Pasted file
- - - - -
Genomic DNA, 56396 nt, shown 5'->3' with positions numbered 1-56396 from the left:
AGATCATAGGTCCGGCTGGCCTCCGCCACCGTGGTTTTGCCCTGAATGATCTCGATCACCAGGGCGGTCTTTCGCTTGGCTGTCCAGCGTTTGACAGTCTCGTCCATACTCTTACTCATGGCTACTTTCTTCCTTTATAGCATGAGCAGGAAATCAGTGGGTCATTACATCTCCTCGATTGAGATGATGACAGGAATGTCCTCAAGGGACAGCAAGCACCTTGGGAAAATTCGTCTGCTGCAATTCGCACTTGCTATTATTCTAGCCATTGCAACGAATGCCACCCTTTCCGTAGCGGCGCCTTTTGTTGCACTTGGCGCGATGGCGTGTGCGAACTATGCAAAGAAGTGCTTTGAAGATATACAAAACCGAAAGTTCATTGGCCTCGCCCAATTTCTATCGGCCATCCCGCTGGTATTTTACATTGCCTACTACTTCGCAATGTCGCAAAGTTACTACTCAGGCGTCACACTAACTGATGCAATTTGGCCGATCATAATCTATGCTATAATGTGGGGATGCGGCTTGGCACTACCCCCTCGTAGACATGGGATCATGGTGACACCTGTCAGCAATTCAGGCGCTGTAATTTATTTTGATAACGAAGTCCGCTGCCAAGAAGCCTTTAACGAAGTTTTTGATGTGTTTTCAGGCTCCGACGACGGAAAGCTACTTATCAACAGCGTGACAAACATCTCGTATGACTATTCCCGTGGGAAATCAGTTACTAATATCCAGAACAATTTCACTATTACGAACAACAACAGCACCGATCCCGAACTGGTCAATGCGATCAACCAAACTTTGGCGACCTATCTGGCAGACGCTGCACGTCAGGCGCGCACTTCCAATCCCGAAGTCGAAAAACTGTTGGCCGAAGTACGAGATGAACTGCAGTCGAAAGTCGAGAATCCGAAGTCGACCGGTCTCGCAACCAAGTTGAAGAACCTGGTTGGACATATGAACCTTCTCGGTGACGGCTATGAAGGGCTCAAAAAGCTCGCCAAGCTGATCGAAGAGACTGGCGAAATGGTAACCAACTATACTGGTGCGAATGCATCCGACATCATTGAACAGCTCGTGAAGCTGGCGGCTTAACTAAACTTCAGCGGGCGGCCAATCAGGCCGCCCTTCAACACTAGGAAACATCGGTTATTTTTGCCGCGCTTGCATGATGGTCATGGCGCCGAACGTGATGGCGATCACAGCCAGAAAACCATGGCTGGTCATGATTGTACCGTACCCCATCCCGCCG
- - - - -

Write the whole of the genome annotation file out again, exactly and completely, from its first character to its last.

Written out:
Genomic DNA, 56396 nt, shown 5'->3' with positions numbered 1-56396 from the left:
AGATCATAGGTCCGGCTGGCCTCCGCCACCGTGGTTTTGCCCTGAATGATCTCGATCACCAGGGCGGTCTTTCGCTTGGCTGTCCAGCGTTTGACAGTCTCGTCCATACTCTTACTCATGGCTACTTTCTTCCTTTATAGCATGAGCAGGAAATCAGTGGGTCATTACATCTCCTCGATTGAGATGATGACAGGAATGTCCTCAAGGGACAGCAAGCACCTTGGGAAAATTCGTCTGCTGCAATTCGCACTTGCTATTATTCTAGCCATTGCAACGAATGCCACCCTTTCCGTAGCGGCGCCTTTTGTTGCACTTGGCGCGATGGCGTGTGCGAACTATGCAAAGAAGTGCTTTGAAGATATACAAAACCGAAAGTTCATTGGCCTCGCCCAATTTCTATCGGCCATCCCGCTGGTATTTTACATTGCCTACTACTTCGCAATGTCGCAAAGTTACTACTCAGGCGTCACACTAACTGATGCAATTTGGCCGATCATAATCTATGCTATAATGTGGGGATGCGGCTTGGCACTACCCCCTCGTAGACATGGGATCATGGTGACACCTGTCAGCAATTCAGGCGCTGTAATTTATTTTGATAACGAAGTCCGCTGCCAAGAAGCCTTTAACGAAGTTTTTGATGTGTTTTCAGGCTCCGACGACGGAAAGCTACTTATCAACAGCGTGACAAACATCTCGTATGACTATTCCCGTGGGAAATCAGTTACTAATATCCAGAACAATTTCACTATTACGAACAACAACAGCACCGATCCCGAACTGGTCAATGCGATCAACCAAACTTTGGCGACCTATCTGGCAGACGCTGCACGTCAGGCGCGCACTTCCAATCCCGAAGTCGAAAAACTGTTGGCCGAAGTACGAGATGAACTGCAGTCGAAAGTCGAGAATCCGAAGTCGACCGGTCTCGCAACCAAGTTGAAGAACCTGGTTGGACATATGAACCTTCTCGGTGACGGCTATGAAGGGCTCAAAAAGCTCGCCAAGCTGATCGAAGAGACTGGCGAAATGGTAACCAACTATACTGGTGCGAATGCATCCGACATCATTGAACAGCTCGTGAAGCTGGCGGCTTAACTAAACTTCAGCGGGCGGCCAATCAGGCCGCCCTTCAACACTAGGAAACATCGGTTATTTTTGCCGCGCTTGCATGATGGTCATGGCGCCGAACGTGATGGCGATCACAGCCAGAAAACCATGGCTGGTCATGATTGTACCGTACCCCATCCCGCCG